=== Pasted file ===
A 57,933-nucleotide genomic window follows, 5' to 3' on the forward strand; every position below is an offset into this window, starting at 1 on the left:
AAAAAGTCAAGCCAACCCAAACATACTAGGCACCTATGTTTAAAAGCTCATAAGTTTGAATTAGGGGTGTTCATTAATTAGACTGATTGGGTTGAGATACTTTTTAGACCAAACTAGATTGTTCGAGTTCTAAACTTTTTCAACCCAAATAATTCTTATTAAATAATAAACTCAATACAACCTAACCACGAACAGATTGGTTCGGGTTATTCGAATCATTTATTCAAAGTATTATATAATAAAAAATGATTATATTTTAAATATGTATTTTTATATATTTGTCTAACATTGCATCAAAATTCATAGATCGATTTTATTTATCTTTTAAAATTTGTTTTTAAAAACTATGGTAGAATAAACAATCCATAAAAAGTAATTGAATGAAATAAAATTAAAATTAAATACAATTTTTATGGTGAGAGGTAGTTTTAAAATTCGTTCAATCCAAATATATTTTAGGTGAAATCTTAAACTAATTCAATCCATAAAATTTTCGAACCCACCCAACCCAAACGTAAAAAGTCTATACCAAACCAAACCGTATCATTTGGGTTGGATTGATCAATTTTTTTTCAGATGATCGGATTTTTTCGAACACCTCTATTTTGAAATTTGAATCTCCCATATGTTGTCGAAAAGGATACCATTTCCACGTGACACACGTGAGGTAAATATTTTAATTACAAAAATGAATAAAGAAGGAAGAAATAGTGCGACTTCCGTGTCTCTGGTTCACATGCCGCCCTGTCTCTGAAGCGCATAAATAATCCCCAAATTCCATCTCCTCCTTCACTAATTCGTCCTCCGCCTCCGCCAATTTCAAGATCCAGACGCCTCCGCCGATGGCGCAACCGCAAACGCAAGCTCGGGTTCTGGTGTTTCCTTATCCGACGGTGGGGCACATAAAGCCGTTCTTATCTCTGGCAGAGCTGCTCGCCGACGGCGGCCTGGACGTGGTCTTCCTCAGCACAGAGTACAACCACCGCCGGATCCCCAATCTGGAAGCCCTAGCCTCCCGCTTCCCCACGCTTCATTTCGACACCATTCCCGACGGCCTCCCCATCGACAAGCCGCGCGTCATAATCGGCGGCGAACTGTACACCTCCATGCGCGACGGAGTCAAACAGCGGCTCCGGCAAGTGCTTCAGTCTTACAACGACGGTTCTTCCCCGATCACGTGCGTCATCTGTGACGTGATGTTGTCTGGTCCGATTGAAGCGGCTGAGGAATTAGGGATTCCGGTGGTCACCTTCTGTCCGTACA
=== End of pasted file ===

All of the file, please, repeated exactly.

A 57,933-nucleotide genomic window follows, 5' to 3' on the forward strand; every position below is an offset into this window, starting at 1 on the left:
AAAAAGTCAAGCCAACCCAAACATACTAGGCACCTATGTTTAAAAGCTCATAAGTTTGAATTAGGGGTGTTCATTAATTAGACTGATTGGGTTGAGATACTTTTTAGACCAAACTAGATTGTTCGAGTTCTAAACTTTTTCAACCCAAATAATTCTTATTAAATAATAAACTCAATACAACCTAACCACGAACAGATTGGTTCGGGTTATTCGAATCATTTATTCAAAGTATTATATAATAAAAAATGATTATATTTTAAATATGTATTTTTATATATTTGTCTAACATTGCATCAAAATTCATAGATCGATTTTATTTATCTTTTAAAATTTGTTTTTAAAAACTATGGTAGAATAAACAATCCATAAAAAGTAATTGAATGAAATAAAATTAAAATTAAATACAATTTTTATGGTGAGAGGTAGTTTTAAAATTCGTTCAATCCAAATATATTTTAGGTGAAATCTTAAACTAATTCAATCCATAAAATTTTCGAACCCACCCAACCCAAACGTAAAAAGTCTATACCAAACCAAACCGTATCATTTGGGTTGGATTGATCAATTTTTTTTCAGATGATCGGATTTTTTCGAACACCTCTATTTTGAAATTTGAATCTCCCATATGTTGTCGAAAAGGATACCATTTCCACGTGACACACGTGAGGTAAATATTTTAATTACAAAAATGAATAAAGAAGGAAGAAATAGTGCGACTTCCGTGTCTCTGGTTCACATGCCGCCCTGTCTCTGAAGCGCATAAATAATCCCCAAATTCCATCTCCTCCTTCACTAATTCGTCCTCCGCCTCCGCCAATTTCAAGATCCAGACGCCTCCGCCGATGGCGCAACCGCAAACGCAAGCTCGGGTTCTGGTGTTTCCTTATCCGACGGTGGGGCACATAAAGCCGTTCTTATCTCTGGCAGAGCTGCTCGCCGACGGCGGCCTGGACGTGGTCTTCCTCAGCACAGAGTACAACCACCGCCGGATCCCCAATCTGGAAGCCCTAGCCTCCCGCTTCCCCACGCTTCATTTCGACACCATTCCCGACGGCCTCCCCATCGACAAGCCGCGCGTCATAATCGGCGGCGAACTGTACACCTCCATGCGCGACGGAGTCAAACAGCGGCTCCGGCAAGTGCTTCAGTCTTACAACGACGGTTCTTCCCCGATCACGTGCGTCATCTGTGACGTGATGTTGTCTGGTCCGATTGAAGCGGCTGAGGAATTAGGGATTCCGGTGGTCACCTTCTGTCCGTACA